January might seem a funny time to put pleasure on the agenda. With the holiday season just past and with such celebrations as today’s health precautions would permit under our belts – literally under our belts in many cases – January usually is considered a time for austerity, resolutions, and abstinence. What if we looked at it a little differently this time?

Morbi vitae purus dictum, ultrices tellus in, gravida lectus.

What the quiet of January inspires is reflection. Yes, the usual idea is to reflect on what we’ll do differently in the fresh year, but that doesn’t necessarily mean denial. The lesson a lot of us learned over the past couple of years is not to put things off. This doesn’t mean a green light to heedlessly indulge in things that aren’t good for us. We think, instead, that this January is a time to consider carefully what good things we might do now, rather than later.

What if pleasure is important?

A Vested Interest

We have a vested interest in knowing the answer, because the fact is, Hilton Head Island is kind of a “company town” when it comes to pleasure. The environment, the climate, and the atmosphere conspire to make Hilton Head Island a place where people come to enjoy themselves. Many millions have come as visitors. Many thousands have been fortunate to make the island their home. What almost all have in common is that they came here to have a good time. Even the businesses and industries that grew here on America’s favorite vacation island owe their success to the attraction that magnetized people in the first place – the pleasure of being here.

Among The Shops at Sea Pines Center, we are especially grateful for this pleasure principle, because it is obvious that the founding planners had more than merchandise in mind. The care and consideration that went into the siting and design of the center itself demonstrates this. Placed right in the middle of the Miracle Mile of Sea Pines, between Harbour Town and the Sea Pines Beach Club, it was clear from the first that the center was about pleasure and connection as well as shopping.

A Matter of Balance

Work is so undeniably vital that pleasure might appear to be optional by comparison. And so, striking a balance between work and play calls for knowing why each is important. This perspective calls for some understanding of what we get out of them, and the role they play in our lives.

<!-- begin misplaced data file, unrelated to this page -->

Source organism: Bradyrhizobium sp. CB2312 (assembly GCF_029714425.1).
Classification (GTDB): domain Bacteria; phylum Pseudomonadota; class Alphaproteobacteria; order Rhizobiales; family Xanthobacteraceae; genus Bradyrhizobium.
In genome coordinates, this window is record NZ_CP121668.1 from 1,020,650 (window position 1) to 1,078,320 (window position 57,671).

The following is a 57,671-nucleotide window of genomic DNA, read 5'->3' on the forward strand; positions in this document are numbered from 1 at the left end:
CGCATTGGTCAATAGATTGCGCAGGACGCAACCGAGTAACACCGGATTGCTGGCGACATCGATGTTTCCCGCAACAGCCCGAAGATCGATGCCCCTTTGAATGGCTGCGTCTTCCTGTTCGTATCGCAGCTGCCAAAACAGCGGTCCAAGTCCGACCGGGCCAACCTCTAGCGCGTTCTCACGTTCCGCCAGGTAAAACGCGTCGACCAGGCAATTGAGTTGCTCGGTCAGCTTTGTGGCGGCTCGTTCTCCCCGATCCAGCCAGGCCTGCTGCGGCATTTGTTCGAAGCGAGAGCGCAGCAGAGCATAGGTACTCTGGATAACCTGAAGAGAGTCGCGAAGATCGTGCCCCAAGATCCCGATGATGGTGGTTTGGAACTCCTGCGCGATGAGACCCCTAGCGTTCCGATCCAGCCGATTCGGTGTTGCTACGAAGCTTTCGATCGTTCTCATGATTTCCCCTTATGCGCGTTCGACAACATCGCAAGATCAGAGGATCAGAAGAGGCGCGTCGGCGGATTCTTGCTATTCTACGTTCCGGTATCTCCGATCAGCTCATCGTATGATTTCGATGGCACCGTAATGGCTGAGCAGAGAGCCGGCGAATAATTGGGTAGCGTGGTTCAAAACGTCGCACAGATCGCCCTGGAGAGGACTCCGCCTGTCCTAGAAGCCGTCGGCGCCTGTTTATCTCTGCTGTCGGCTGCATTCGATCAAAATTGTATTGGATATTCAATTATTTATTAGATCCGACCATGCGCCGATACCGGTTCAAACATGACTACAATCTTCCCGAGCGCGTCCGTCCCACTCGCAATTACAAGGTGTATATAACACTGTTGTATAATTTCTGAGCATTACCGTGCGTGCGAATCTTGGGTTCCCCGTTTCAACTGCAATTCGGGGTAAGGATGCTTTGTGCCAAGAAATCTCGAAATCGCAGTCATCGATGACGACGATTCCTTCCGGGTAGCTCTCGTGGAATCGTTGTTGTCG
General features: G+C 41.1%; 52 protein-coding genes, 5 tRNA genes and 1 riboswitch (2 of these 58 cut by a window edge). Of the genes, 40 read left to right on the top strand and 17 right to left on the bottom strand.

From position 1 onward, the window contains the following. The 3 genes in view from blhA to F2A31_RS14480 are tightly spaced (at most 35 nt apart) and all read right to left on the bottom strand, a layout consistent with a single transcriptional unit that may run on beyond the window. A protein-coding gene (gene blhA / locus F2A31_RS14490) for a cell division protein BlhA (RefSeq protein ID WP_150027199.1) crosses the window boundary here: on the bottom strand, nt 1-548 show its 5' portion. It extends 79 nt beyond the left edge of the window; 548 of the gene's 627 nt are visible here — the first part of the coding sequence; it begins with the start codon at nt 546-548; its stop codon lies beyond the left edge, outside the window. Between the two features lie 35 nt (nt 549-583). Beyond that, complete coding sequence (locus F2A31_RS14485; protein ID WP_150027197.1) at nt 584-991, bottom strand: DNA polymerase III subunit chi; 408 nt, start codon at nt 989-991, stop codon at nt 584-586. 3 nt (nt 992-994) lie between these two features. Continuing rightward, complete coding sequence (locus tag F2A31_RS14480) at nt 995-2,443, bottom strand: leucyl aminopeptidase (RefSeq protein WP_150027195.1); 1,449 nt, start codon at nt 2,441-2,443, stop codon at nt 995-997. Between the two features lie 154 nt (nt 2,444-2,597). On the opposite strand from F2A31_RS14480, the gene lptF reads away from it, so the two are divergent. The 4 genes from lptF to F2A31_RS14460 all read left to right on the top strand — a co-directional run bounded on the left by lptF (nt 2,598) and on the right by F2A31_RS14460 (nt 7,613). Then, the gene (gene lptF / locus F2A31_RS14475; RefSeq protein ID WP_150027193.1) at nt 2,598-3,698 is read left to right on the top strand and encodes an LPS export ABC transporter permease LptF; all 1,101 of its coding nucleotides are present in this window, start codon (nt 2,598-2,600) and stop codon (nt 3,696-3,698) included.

We owe our basic survival to the fruits of our labors – food, shelter, education, and the wherewithal to provide for families. Further, work defines many of us – possibly most of us – at least to a great extent. “She’s a doctor.” “He’s a teacher.” “She’s an architect.” “He’s a roofer.” “She raised four kids through college.” Our occupations are a kind of shorthand for our identities. Fair? Sometimes yes, sometimes no.

A Question of Meaning

Here’s a theory. What if play is an important part of seeing the meanings in life? We surely don’t want to take the fun out of fun by over-examining it. But imagination, movement, and the exercise of skills and talents – they are not just used for practical goals. All through the human experience we see evidence that people took time for play and pleasure, even when times were tough. Some might look at the historical record and suggest that the tougher the times got, the more important pleasure and play became.

Researching a story about the Forest Preserve and its Sea Pines Shell Circle a couple of years ago, we were reminded that the ancient evidence of what was on people’s minds is usually from our social, religious, or cultural endeavors. We don’t see ancient stores or workshops. Factories are a relatively recent phenomenon, and those not still in service are often repurposed. More often through the chapters of human history we see theatres and arenas and places of worship. Places where people gathered for thought or connection or reflection – or pleasure.

The evidence we see from the people who came before us is persuasive. It shows that our time off, our time with each other, our time to share our thoughts was so important that people always made a place for it. One of those bits of evidence is what the Sea Pines founders placed right here, The Shops at Sea Pines Center.